“It is absolutely right and fitting that this man should at last be coming home. Coming back to the town where he was born. To stand next to the church where his father, who was the local minister, baptised him. It was here, in this churchyard, that he spent so many formative hours alone with his thoughts and books. And it was here where his amazing imagination was nurtured. He would have felt as proud of this moment as we who are here in person feel proud.”
The Right Hon. The Lord Coleridge, 5th Baron of Ottery St Mary said: “it has taken the work of many people to bring about this momentous contribution to the reputation and stature of Samuel Taylor Coleridge. Members of the Coleridge family have helped considerably, as have innumerable lovers of his poetry and philosophy both here in Ottery St Mary and farther afield.
“At last we have a focus, in this town, of the poet’s birth for all those who have been touched by the greatness of the man we commemorate today. My thanks to all those who have contributed, particularly to members of the Coleridge Memorial Trust who have put so much effort, over so many years, into turning yesterday’s dream into today’s truly magnificent reality.”
Richard Coleridge, the poet’s great great great great grandson and secretary to the CMT said that “today is the culmination of much very hard work done by so very many dedicated people over such a long period of time. My forebear would have been as pleased and proud as all his descendants are who have been kind enough to support this cause.
“It’s an understatement to say that it will be eerie, standing so close to where he will have played, thought, read and wrote his own stories. The cemetery at St Mary’s Ottery is filled with his wider family. And it’s so pleasing to know that so many of the living will come back to pay their respects to the dead.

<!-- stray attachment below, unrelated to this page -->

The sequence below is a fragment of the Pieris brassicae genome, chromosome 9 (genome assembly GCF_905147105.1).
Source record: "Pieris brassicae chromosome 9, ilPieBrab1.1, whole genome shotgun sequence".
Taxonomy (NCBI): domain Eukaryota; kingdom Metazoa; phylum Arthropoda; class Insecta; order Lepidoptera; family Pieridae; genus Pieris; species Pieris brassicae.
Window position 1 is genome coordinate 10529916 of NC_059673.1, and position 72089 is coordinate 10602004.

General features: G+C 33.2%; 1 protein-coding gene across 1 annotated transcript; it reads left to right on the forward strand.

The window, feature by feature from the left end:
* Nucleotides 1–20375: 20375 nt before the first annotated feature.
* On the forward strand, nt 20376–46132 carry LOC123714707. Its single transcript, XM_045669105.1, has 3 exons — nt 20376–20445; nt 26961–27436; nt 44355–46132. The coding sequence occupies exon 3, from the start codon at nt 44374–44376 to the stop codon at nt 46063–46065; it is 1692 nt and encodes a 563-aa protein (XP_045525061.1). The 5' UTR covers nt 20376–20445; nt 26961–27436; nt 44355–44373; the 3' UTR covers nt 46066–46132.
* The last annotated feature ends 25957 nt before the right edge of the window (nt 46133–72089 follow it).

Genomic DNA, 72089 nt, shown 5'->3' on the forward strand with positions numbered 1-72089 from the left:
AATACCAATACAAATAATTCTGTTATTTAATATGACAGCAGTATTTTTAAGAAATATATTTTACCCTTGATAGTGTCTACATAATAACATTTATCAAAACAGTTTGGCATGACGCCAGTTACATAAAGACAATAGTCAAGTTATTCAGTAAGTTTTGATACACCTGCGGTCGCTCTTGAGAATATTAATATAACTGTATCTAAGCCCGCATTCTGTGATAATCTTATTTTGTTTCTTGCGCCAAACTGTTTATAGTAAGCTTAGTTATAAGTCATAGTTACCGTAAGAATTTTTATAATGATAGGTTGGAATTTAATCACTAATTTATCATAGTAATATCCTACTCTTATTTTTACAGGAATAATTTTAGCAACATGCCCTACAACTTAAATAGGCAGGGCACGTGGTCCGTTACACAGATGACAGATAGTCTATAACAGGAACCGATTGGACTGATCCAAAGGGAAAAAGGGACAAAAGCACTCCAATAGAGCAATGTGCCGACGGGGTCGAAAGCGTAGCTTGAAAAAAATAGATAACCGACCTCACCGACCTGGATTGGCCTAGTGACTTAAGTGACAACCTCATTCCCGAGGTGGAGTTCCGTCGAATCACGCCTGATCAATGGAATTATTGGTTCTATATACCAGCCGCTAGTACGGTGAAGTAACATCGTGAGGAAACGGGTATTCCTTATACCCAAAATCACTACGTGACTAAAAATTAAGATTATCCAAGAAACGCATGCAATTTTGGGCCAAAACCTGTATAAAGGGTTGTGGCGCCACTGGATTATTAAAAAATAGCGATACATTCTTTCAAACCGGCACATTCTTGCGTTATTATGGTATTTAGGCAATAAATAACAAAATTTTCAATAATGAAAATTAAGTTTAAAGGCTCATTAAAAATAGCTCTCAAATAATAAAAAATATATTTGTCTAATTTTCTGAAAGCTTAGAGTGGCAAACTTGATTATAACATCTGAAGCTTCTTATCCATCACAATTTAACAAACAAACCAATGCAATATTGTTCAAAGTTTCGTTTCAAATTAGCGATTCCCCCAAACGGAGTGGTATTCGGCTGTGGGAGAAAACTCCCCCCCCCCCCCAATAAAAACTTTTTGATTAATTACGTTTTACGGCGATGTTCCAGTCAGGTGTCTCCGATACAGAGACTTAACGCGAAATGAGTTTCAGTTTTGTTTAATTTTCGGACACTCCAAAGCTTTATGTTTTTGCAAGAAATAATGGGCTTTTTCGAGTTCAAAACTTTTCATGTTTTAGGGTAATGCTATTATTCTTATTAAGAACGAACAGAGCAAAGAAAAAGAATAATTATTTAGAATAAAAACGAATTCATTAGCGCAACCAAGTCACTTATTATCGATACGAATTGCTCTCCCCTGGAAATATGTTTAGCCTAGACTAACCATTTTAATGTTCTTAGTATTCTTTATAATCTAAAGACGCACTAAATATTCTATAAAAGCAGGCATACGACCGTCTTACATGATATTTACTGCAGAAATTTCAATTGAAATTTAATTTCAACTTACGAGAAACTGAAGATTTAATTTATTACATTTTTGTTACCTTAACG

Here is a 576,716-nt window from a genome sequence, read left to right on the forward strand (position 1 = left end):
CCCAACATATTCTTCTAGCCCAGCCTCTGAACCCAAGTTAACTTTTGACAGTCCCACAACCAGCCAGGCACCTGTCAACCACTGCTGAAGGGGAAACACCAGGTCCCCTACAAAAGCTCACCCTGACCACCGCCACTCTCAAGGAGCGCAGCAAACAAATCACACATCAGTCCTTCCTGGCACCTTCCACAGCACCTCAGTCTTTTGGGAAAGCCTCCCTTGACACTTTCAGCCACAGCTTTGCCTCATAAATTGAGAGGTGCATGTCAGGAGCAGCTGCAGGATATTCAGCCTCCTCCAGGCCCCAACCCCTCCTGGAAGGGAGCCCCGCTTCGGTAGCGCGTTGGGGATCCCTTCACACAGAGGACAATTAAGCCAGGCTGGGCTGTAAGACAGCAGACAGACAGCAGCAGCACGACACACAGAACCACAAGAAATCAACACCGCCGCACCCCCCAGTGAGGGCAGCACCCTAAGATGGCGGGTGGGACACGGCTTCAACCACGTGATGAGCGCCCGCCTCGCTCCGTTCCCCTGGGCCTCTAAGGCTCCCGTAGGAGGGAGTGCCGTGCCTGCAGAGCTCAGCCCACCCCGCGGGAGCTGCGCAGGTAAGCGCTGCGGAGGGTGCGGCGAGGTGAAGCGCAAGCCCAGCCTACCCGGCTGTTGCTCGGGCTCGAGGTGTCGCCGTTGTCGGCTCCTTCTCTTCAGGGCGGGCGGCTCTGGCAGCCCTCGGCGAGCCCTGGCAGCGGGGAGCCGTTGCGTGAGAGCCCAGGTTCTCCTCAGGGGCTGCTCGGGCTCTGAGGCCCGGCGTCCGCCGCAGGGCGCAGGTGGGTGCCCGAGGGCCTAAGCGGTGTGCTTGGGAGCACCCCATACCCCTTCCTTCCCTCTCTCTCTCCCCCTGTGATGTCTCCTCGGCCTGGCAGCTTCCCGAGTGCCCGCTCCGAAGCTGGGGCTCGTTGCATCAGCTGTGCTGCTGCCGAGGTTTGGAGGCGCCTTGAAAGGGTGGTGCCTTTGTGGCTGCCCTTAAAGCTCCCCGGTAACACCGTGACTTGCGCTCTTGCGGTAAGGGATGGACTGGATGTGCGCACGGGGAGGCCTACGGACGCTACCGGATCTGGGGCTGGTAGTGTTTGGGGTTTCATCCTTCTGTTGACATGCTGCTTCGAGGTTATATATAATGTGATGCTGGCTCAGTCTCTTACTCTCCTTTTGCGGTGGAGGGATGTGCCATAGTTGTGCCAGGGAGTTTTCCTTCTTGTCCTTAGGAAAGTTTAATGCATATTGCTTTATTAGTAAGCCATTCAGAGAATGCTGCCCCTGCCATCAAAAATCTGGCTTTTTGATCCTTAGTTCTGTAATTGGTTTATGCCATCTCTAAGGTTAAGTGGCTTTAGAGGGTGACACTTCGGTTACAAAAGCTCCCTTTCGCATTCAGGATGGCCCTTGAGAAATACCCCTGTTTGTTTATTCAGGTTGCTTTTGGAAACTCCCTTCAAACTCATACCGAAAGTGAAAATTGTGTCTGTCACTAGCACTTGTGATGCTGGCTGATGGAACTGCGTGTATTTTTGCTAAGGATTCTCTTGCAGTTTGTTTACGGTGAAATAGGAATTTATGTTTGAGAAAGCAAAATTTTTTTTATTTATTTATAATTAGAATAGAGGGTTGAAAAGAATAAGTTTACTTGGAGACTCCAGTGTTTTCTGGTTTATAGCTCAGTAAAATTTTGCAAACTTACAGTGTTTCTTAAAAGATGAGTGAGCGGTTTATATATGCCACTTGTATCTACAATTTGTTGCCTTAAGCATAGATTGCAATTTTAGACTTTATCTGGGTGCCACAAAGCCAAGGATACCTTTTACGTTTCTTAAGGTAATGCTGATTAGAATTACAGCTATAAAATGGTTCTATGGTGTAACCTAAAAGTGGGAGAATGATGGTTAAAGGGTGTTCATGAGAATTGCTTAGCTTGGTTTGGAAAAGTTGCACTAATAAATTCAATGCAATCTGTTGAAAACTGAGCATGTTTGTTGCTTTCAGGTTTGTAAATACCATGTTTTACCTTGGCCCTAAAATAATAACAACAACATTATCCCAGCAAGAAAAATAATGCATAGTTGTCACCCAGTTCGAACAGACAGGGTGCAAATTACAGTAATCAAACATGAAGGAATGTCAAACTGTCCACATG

“It’s STC as well who is coming home, to the home that he loved and the town that nurtured him in return. On behalf of the Coleridge family I’d like to thank everyone who has helped create this tribute to one of the most remarkable men of his, and any other, age.”
The life-size clay sculpture has been sculpted by Nicholas Dimbleby and cast into bronze to stand on a granite boulder. According to Dimbleby: “Coleridge was the greatest poetic companion to have in my studio. Loquacious, energetic, humorous and so stylish in his 18th century costume. My sculpture imagines him pausing on one of his many long walks in Somerset, with his portrait head modelled from three or four paintings made from the 1790s.”
The unveiling ceremony: St Mary’s Church in Ottery St Mary, Devon, October 21st 2022, 11.00 am
* 13th June: Over 200 visitors came to St Michael’s Church in Highgate last Saturday afternoon to pay their respects to Samuel Taylor Coleridge and his family – Sarah his wife; Sara his daughter; his son in law Henry, and grandson Herbert. The vault where he lies was opened as part of Highgate Village’s Fair on the Square celebration. They were led to the wine cellar where the family are interred beneath the church in groups of between 12 and 15 after hearing a brief introduction from The Coleridge Trust secretary Drew Clode. They were also able to read some exhibition boards prepared for the Trust by Terry Sackett and Ian Enters from the Friends of Coleridge. Once there they were given further information about the cellar from TCT chair Alan West. Actor Kenneth Michaels recited the poet’s famous self-written obituary – Stop Christian passer by… and while they were leaving the cellar they listened to a recording of a verse from Coleridge’s poem The Kiss set to music by St Michael’s director of music Paul Dean. One American visitor described the experience of hearing Coleridge’s obituary not two yards from the poet’s resting place as `spine-tingling’. All who were asked said they’d thoroughly enjoyed the visit and the recitals. Pamphlets detailing the poet’s arrival in Highgate in 1816; his life there; the works he undertook and his fight against laudanum addiction were freely available and taken away. Others described his move with his benefactors the Gillman family to number 3 the Grove where he was to die in July 1834. Buried originally in the village cemetery, he and his family were re-interred in St Michael’s church vault in June 1961. There are no plans to open the vault to the public in the near future, though it is hoped to be able to repeat the opening at next year’s fair.